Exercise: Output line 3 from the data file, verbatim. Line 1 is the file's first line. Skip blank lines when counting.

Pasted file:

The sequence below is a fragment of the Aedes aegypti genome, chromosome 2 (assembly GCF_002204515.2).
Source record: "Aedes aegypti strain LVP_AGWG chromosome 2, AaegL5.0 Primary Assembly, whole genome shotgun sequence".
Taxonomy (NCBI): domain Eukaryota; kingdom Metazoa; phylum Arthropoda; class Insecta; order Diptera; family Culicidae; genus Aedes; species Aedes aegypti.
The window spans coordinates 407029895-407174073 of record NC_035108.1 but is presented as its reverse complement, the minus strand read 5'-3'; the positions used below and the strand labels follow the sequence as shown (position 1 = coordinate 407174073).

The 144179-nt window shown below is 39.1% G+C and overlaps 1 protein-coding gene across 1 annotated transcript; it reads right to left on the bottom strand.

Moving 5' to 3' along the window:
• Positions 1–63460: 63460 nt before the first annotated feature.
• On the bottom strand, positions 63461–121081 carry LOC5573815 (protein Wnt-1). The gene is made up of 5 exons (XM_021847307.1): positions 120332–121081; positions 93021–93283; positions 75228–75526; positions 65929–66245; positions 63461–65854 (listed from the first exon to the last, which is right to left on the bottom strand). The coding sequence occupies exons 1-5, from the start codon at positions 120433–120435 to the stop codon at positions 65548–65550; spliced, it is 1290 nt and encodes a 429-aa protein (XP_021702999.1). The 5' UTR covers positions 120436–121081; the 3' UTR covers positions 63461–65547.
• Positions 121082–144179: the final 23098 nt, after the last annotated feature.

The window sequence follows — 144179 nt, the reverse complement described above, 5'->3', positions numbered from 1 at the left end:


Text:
Taxonomy (NCBI): domain Eukaryota; kingdom Metazoa; phylum Arthropoda; class Insecta; order Diptera; family Culicidae; genus Aedes; species Aedes aegypti.